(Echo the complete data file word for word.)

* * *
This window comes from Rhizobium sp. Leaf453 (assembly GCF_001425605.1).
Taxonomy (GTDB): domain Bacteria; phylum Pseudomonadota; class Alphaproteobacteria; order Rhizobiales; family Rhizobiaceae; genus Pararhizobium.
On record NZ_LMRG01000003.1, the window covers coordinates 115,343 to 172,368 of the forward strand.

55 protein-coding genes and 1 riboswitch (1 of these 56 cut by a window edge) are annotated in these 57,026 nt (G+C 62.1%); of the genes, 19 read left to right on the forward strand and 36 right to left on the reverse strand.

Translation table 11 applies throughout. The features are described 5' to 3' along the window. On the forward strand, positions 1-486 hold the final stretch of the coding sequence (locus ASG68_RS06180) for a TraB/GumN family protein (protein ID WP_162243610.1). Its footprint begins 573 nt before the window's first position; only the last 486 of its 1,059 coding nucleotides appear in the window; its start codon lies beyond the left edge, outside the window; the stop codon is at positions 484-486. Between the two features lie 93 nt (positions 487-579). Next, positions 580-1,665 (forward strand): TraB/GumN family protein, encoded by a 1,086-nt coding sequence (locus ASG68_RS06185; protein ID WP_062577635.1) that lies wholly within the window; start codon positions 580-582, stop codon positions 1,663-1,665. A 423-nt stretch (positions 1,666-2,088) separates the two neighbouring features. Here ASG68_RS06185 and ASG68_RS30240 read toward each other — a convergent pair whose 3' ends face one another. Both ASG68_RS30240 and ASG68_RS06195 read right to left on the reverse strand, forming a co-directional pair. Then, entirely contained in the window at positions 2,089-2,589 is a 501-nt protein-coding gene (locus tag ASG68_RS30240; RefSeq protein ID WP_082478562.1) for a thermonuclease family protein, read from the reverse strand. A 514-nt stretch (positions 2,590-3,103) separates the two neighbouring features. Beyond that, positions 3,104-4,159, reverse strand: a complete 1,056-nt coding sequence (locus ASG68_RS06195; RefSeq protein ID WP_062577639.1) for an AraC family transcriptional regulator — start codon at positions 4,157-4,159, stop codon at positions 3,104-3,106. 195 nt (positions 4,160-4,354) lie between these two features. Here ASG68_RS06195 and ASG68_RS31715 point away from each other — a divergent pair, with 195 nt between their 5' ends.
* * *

This window comes from Rhizobium sp. Leaf453 (assembly GCF_001425605.1).
Taxonomy (GTDB): domain Bacteria; phylum Pseudomonadota; class Alphaproteobacteria; order Rhizobiales; family Rhizobiaceae; genus Pararhizobium.
On record NZ_LMRG01000003.1, the window covers coordinates 115,343 to 172,368 of the forward strand.

55 protein-coding genes and 1 riboswitch (1 of these 56 cut by a window edge) are annotated in these 57,026 nt (G+C 62.1%); of the genes, 19 read left to right on the forward strand and 36 right to left on the reverse strand.

Translation table 11 applies throughout. The features are described 5' to 3' along the window. On the forward strand, positions 1-486 hold the final stretch of the coding sequence (locus ASG68_RS06180) for a TraB/GumN family protein (protein ID WP_162243610.1). Its footprint begins 573 nt before the window's first position; only the last 486 of its 1,059 coding nucleotides appear in the window; its start codon lies beyond the left edge, outside the window; the stop codon is at positions 484-486. Between the two features lie 93 nt (positions 487-579). Next, positions 580-1,665 (forward strand): TraB/GumN family protein, encoded by a 1,086-nt coding sequence (locus ASG68_RS06185; protein ID WP_062577635.1) that lies wholly within the window; start codon positions 580-582, stop codon positions 1,663-1,665. A 423-nt stretch (positions 1,666-2,088) separates the two neighbouring features. Here ASG68_RS06185 and ASG68_RS30240 read toward each other — a convergent pair whose 3' ends face one another. Both ASG68_RS30240 and ASG68_RS06195 read right to left on the reverse strand, forming a co-directional pair. Then, entirely contained in the window at positions 2,089-2,589 is a 501-nt protein-coding gene (locus tag ASG68_RS30240; RefSeq protein ID WP_082478562.1) for a thermonuclease family protein, read from the reverse strand. A 514-nt stretch (positions 2,590-3,103) separates the two neighbouring features. Beyond that, positions 3,104-4,159, reverse strand: a complete 1,056-nt coding sequence (locus ASG68_RS06195; RefSeq protein ID WP_062577639.1) for an AraC family transcriptional regulator — start codon at positions 4,157-4,159, stop codon at positions 3,104-3,106. 195 nt (positions 4,160-4,354) lie between these two features. Here ASG68_RS06195 and ASG68_RS31715 point away from each other — a divergent pair, with 195 nt between their 5' ends.